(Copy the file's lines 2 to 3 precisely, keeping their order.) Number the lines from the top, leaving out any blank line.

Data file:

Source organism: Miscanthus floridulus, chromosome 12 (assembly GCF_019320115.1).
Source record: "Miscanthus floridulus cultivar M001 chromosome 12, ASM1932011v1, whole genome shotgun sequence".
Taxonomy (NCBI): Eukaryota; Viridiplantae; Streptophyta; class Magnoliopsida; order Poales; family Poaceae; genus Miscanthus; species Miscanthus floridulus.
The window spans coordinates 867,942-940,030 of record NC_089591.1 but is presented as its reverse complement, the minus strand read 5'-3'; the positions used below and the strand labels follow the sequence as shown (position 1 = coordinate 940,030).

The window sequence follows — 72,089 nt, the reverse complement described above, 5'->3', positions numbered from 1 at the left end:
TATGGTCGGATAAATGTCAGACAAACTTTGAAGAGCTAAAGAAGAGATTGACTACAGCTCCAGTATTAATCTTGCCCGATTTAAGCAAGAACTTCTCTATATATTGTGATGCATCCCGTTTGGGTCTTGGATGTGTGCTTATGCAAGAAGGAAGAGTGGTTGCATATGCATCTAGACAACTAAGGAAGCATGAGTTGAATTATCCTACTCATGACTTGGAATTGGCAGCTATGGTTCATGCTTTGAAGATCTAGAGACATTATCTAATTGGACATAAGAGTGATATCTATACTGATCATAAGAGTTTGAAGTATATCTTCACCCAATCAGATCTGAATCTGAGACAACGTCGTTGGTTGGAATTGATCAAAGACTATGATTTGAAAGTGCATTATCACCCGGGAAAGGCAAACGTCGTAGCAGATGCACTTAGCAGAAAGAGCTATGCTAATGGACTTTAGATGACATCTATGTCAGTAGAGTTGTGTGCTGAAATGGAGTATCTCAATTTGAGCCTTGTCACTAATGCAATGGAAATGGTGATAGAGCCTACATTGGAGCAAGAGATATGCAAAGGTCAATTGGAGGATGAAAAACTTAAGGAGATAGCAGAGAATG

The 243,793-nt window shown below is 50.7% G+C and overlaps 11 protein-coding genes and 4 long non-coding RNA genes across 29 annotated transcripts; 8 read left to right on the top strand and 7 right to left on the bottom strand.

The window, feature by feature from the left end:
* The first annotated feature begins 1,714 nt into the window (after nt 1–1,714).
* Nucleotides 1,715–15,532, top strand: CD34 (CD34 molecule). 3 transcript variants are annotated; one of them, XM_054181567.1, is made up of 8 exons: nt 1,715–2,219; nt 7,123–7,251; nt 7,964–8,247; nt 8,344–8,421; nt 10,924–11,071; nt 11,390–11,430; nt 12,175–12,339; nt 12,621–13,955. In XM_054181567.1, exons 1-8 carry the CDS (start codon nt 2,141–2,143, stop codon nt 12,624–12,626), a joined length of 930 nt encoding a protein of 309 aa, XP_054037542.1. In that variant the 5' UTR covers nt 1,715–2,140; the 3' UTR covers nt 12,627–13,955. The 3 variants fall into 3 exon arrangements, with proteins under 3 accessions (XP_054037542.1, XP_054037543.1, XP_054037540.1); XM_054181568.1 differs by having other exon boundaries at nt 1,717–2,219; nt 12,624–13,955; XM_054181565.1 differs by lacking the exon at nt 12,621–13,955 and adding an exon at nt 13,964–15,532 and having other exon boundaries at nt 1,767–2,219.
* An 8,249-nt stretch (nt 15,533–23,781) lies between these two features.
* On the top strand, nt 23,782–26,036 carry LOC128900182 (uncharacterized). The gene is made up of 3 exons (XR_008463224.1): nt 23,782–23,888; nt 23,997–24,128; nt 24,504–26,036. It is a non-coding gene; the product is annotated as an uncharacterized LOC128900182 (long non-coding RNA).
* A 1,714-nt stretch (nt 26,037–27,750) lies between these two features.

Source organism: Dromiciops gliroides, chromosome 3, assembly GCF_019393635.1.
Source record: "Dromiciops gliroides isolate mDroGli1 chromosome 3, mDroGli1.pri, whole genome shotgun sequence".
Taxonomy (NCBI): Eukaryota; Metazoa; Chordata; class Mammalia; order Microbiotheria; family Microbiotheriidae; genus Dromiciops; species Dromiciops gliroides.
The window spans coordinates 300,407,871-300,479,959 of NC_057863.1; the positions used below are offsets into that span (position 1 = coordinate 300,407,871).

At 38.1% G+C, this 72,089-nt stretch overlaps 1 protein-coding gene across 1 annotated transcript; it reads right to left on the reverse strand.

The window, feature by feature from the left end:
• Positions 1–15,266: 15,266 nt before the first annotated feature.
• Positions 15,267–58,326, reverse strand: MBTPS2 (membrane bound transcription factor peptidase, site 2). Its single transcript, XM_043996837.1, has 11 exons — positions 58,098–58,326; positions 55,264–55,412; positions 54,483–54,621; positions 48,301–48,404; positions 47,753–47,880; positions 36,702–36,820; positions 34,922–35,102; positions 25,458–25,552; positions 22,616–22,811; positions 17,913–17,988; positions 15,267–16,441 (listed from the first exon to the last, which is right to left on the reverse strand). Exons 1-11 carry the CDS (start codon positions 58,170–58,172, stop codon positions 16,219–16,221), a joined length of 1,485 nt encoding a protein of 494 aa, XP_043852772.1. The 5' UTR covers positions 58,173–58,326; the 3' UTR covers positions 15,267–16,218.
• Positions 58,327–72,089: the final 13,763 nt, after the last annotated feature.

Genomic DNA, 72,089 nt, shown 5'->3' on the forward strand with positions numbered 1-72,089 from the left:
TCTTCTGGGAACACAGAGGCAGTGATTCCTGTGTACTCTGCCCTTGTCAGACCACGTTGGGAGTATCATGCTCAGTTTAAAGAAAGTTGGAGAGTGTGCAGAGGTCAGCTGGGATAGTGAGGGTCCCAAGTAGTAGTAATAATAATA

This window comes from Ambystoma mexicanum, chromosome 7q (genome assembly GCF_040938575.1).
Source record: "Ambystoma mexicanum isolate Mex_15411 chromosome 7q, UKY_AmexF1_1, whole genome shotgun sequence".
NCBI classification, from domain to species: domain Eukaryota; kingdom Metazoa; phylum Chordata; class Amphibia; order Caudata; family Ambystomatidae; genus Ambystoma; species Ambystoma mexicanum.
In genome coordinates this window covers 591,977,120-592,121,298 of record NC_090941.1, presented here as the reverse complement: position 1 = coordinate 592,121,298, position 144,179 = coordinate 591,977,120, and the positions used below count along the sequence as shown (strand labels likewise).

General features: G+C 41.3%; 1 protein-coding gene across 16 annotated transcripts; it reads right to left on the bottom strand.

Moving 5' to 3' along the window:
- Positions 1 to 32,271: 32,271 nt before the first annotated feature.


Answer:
Source record: "Miscanthus floridulus cultivar M001 chromosome 12, ASM1932011v1, whole genome shotgun sequence".
Taxonomy (NCBI): Eukaryota; Viridiplantae; Streptophyta; class Magnoliopsida; order Poales; family Poaceae; genus Miscanthus; species Miscanthus floridulus.